FOR MY FIRST SHOW, I knew I was either going to fly into the heavens or plunge into the mud," says director Joanne Gordon, whose restaging of Stephen Sondheim's massive "Sweeney Todd" was chosen to open the 17th annual American College Theater Festival at the Kennedy Center on Monday. "With 'Sweeney,' there could be no middle ground," Gordon says.

The show, performed by the students of California State University, Los Angeles, is the American directorial debut for Gordon, who left her native South Africa seven years ago as a personal protest against apartheid. An extremely articulate woman, Gordon nevertheless finds it difficult to talk about her decision to leave.

"It always sounds self-serving," Gordon says. "It's very easy for South Africans who've left, to pat themselves on the back and say, 'Look what I've done.' I kind of feel cowardly that we ran out on a situation. One feels a kind of betrayal, and a kind of ambivalence. I don't feel South African, I don't feel American. But I do feel terrifically lucky I can bring up my two daughters in America."

While in South Africa, Gordon presented plays such as Christopher Hampton's "Savages," which is about the destruction of the Brazilian Indians. "You have to be very careful there, but I felt I could make my statement that way," Gordon says. "People to the left of center understood what the play said, those to the right decided it meant, 'See, people have problems everywhere.' "

Gordon began her stage career as a child actress, then at 16 became "a very committed Zionist" and gave up "all the frivolities of theater." Now Gordon says she's realized the instructive possibilities of theater, and teaches drama at Cal State.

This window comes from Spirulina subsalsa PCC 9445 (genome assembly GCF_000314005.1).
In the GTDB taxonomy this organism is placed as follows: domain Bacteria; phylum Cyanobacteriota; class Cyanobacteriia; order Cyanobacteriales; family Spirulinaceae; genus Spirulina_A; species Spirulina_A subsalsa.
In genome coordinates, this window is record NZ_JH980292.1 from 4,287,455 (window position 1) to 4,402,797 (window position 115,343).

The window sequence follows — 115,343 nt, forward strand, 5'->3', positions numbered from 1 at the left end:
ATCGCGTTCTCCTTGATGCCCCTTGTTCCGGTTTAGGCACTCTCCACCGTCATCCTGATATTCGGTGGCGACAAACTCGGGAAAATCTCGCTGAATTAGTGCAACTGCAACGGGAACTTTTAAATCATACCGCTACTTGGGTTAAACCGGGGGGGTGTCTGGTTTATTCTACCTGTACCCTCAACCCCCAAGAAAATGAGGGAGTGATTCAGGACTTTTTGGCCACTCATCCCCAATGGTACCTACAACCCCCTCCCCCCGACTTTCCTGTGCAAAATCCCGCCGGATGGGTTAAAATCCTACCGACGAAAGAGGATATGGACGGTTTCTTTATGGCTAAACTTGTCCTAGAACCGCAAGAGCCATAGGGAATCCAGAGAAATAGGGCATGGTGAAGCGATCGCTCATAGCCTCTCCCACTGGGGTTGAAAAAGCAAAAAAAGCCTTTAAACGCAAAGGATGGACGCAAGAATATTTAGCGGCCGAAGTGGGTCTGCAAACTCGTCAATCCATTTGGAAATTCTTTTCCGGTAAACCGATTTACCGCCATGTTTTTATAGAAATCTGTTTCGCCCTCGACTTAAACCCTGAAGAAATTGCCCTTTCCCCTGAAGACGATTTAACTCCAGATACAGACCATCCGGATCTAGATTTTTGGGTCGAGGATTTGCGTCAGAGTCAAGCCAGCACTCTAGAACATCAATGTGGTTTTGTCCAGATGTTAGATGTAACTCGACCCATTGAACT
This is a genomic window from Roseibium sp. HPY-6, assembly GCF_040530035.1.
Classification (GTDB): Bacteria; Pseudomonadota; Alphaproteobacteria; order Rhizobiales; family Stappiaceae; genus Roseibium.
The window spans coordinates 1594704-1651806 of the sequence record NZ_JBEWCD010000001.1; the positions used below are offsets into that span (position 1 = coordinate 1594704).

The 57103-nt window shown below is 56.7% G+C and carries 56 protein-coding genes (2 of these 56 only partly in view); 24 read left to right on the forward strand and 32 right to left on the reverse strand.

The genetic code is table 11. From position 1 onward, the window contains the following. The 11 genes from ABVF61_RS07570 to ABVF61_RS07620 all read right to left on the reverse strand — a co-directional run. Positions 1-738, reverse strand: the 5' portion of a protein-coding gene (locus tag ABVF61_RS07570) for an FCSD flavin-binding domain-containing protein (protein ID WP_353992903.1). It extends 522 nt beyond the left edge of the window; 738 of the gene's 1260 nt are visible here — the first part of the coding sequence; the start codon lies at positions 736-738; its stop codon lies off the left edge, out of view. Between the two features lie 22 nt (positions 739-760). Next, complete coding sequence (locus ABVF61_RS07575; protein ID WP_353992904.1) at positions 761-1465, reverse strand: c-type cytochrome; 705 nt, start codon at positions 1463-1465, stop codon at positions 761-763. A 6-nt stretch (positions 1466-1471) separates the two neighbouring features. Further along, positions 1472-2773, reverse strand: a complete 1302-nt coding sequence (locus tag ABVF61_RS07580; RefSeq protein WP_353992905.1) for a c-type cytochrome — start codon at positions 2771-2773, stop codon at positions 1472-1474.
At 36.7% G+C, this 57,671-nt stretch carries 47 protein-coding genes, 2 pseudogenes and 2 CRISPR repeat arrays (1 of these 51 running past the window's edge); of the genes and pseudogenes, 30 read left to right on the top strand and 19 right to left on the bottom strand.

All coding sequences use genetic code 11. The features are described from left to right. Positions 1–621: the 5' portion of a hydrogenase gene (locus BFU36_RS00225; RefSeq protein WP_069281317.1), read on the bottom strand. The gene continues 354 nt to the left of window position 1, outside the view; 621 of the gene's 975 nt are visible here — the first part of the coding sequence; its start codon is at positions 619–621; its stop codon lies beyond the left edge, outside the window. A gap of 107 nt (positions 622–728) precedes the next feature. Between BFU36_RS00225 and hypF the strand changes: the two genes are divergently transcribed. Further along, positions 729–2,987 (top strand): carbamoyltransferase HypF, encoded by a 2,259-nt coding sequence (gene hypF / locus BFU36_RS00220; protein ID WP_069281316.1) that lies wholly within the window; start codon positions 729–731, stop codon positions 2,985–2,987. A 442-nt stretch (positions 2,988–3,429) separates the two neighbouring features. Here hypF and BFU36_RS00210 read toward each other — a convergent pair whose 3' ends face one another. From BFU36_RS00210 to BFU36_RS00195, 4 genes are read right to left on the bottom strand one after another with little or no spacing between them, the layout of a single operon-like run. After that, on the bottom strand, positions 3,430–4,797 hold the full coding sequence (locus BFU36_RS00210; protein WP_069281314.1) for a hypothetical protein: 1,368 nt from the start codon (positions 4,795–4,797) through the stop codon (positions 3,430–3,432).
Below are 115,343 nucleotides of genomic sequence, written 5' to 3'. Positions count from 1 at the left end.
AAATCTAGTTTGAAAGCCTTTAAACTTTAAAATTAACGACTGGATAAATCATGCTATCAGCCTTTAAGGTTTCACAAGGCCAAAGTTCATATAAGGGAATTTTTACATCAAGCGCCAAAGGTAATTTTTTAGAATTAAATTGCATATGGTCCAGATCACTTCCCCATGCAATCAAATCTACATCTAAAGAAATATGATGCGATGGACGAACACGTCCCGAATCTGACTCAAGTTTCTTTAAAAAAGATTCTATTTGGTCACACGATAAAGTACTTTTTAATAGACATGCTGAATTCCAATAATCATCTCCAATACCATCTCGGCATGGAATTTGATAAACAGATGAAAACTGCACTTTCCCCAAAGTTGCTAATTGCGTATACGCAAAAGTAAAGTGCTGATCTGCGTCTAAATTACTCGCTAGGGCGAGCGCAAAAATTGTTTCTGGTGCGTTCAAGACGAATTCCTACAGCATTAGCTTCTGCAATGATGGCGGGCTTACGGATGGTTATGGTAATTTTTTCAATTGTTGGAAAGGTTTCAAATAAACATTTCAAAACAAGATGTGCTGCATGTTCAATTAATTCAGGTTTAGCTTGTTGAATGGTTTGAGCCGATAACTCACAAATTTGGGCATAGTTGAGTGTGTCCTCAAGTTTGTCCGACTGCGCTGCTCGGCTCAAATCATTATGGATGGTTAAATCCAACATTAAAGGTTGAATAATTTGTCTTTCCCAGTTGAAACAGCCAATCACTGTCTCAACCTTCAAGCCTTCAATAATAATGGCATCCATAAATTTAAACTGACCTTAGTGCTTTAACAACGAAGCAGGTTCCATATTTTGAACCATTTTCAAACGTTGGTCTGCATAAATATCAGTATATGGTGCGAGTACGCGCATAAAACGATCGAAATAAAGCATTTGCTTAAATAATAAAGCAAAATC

The director is one of two people in the U.S. to have done her doctoral dissertation on Sondheim's works. Sondheim himself read the 400-page work, "The American Musical Stops Singing and Finds Its Voice," and wrote Gordon a thoughtful and appreciative letter. The composer has been invited to the Kennedy Center opening Monday. "We're in fact hoping he'll come, but he's such a quiet, private person," says Gordon, who confesses with a laugh that she would "feel like a bobby soxer" if he were to appear.

Cal State's "Sweeney Todd" features a crew of 35, including the 23 singer/actors and a seven-piece orchestra that works largely with simplified, synthesized re-orchestrations of Sondheim's complex score. It's an odd and imposing challenge for a college theater, and Gordon says she chose it for her first American show for two reasons. First, she had a student she felt could play Sweeney, and those don't come around too often.

And Gordon was influenced by her feelings for and about her homeland. "In 'Sweeney,' (director) Hal Prince found an indictment of the Industrial Revolution," Gordon says. "Sondheim said it is a story about revenge. I see 'Sweeney' as a play about the corruption of justice, and the perversion that can occur when an individual is impotent in the face of a corrupt judicial system."

" 'Sweeney' emotionally and morally appealed to me. I felt I could make a statement, and I think I did make it." Gordon says there are no overt references to the South African situation in her staging, but the message remains, for those who wish to see. "It's more a cautionary tale. For me, it says to American audiences, 'Hey, just be careful. Don't let it happen to you.'